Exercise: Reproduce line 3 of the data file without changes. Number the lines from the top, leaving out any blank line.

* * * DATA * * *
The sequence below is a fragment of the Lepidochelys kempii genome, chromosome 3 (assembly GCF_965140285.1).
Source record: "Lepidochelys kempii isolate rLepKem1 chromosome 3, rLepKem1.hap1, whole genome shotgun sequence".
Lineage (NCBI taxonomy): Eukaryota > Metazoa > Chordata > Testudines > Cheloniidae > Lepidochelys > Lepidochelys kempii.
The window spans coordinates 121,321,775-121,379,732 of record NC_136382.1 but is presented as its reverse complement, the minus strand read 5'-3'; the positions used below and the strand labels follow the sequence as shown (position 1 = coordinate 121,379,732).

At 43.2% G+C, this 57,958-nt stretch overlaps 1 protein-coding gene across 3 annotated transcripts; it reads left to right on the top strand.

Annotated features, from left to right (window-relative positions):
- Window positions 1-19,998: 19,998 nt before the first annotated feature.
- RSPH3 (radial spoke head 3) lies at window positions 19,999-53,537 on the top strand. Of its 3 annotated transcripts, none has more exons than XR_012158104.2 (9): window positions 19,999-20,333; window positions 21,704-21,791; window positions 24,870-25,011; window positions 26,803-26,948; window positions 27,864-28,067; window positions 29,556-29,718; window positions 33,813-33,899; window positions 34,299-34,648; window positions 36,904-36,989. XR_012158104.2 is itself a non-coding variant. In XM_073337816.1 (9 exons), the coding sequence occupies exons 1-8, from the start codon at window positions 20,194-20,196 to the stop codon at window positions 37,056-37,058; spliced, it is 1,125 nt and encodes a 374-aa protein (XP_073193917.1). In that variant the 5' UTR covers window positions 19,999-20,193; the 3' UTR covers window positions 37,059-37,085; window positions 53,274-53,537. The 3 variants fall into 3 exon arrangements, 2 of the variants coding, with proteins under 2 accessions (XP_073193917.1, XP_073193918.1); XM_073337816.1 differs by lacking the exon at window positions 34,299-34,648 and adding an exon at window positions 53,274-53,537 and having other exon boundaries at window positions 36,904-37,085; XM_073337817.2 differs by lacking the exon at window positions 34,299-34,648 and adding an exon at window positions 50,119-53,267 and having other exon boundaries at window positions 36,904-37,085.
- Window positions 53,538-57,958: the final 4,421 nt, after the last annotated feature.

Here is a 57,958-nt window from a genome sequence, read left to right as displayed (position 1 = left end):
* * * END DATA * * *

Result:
Lineage (NCBI taxonomy): Eukaryota > Metazoa > Chordata > Testudines > Cheloniidae > Lepidochelys > Lepidochelys kempii.